BABIP – Batting Average on Balls in Play

I use this number to gauge how sustainable a particular player’s hot or cold streak is, and how likely it is to end.

A hitter’s BABIP is their total of hits minus any HRs divided by their total number of ABS minus any strikeouts, and minus their total of HRs and sac flies.

BABIP measures batting average on balls hit into the field of play, excluding HRs and strikeouts. This takes away outcomes that ignore the opposing defense, giving you a kind of batting average that’s a red flag for a fluke performance that’s not likely to continue.

How do I use it? When a hitter’s BABIP goes significantly above or below the .300 mark, I figured they’re about to regress to the mean. When a hitter’s BABIP dips to .290, I can be sure they’re going to be hitting more soon. The same for when this number gets too far above .300 – there will be an inevitable return to the average figure of .300.

FIP – Fielding-Independent Pitching

When I want to consider a pitcher independent of their surrounding defense, I look at FIP.

FIP numbers come from strikeout percentage, walk percentage, and a ratio of HRs per nine innings pitched. In other words, all of the outcomes that a pitcher has a direct impact on, with no flukes allowed for bad (or really good) fielding.

FIP helps me go deeper than comparing pitchers by ERA alone. It’s common for pitchers with ERAs that may otherwise draw my scorn to show a low FIP score, indicating a great pitcher with a less-than-stellar defense. Think Nolan Ryan on the Houston Astros – some of the best pitching in league history with almost no run support.

MLB Pitcher

This is mostly helpful in DFS situations where defense matters less, though I often use FIP to handicap baseball run lines and straight-up bets, just so that I’m analyzing matchups deeper than the average bettor.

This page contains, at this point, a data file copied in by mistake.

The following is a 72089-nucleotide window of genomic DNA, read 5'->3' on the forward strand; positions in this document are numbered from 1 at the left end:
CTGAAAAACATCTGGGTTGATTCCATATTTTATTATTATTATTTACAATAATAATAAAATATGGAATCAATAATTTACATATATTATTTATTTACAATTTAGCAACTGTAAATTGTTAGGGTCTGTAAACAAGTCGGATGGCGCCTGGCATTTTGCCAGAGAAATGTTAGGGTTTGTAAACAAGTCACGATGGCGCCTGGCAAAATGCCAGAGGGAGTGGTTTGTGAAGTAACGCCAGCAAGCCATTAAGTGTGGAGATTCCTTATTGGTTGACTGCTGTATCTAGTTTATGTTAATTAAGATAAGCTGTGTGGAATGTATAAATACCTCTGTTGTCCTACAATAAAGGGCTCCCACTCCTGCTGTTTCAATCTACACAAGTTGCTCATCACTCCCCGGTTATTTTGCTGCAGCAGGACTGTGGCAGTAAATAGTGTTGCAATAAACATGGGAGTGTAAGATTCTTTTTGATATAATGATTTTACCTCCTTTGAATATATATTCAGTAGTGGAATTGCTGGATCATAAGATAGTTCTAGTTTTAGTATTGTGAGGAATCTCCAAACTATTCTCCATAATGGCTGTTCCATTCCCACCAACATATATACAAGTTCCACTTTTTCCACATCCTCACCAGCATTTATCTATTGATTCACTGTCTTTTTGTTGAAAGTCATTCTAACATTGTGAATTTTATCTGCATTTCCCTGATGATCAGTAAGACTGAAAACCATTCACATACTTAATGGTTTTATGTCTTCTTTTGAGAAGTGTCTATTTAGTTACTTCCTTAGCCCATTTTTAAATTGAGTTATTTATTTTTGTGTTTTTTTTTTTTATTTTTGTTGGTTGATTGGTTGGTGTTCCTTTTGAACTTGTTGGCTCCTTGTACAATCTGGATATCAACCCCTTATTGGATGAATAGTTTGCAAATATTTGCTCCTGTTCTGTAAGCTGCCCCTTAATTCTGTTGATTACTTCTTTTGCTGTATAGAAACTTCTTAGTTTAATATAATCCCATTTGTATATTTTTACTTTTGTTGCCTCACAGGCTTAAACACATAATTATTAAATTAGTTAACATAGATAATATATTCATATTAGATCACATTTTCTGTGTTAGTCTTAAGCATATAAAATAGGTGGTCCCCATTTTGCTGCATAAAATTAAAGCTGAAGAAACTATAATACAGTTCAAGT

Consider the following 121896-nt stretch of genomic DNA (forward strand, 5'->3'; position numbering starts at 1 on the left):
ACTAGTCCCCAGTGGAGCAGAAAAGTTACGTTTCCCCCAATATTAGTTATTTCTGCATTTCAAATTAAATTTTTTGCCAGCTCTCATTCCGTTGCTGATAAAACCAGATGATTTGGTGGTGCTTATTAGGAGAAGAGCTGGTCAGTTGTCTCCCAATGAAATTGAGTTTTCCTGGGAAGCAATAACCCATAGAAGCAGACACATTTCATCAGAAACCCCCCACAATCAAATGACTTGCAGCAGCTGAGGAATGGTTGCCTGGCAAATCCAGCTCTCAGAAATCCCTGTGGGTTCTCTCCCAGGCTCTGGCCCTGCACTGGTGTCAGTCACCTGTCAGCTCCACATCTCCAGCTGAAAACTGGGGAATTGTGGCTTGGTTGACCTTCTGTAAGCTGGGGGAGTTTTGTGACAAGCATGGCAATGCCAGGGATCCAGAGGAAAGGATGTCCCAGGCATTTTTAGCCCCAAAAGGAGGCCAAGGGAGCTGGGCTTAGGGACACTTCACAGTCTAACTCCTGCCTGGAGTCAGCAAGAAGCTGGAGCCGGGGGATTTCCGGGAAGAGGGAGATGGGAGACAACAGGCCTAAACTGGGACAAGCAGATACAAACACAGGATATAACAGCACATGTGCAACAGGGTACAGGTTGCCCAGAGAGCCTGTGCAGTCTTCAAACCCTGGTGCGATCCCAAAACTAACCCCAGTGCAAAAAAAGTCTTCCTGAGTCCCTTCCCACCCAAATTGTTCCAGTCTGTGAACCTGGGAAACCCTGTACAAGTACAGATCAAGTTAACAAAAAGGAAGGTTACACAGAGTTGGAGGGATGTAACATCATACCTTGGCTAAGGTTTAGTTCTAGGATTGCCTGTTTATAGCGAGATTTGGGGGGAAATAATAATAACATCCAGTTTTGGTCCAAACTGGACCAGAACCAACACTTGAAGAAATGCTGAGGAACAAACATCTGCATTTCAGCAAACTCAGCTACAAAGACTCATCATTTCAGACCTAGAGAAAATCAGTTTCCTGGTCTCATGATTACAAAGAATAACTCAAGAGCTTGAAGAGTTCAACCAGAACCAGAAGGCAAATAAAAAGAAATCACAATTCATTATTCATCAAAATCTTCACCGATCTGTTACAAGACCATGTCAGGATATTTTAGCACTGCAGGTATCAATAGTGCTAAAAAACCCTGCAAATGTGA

MD/SD – Meltdown/Shutdown

My favorite two stats for relief pitcher analysis are MD and SD – Meltdown and Shutdown respectively.

If a relief pitcher increases his team’s win probability by 6% or more, he earns an SD. If he decreases the team’s win probability by the same amount, he gets an MD.

Honestly, the worst thing most MLB bettors do is undervalue middle relievers, pretending that only the first three and the last inning are important for pitching. Looking at relief pitchers by MD/SD figures gives you insight into pitcher performance during those crucially important but overlooked middle innings.

Analyzing MLB Teams by Payroll

Surprise, surprise – teams that spend a lot of money tend to win a lot of games.

Let’s look at historic performance for examples.

The fifteen teams that had the highest payroll in the 2020 season had an average win percentage of 53.2%, which would put any team in the top-12 in the league. The fifteen lowest-paid teams that year had an average win percentage of 45.8%, which would be a bottom-10 performance for any individual team.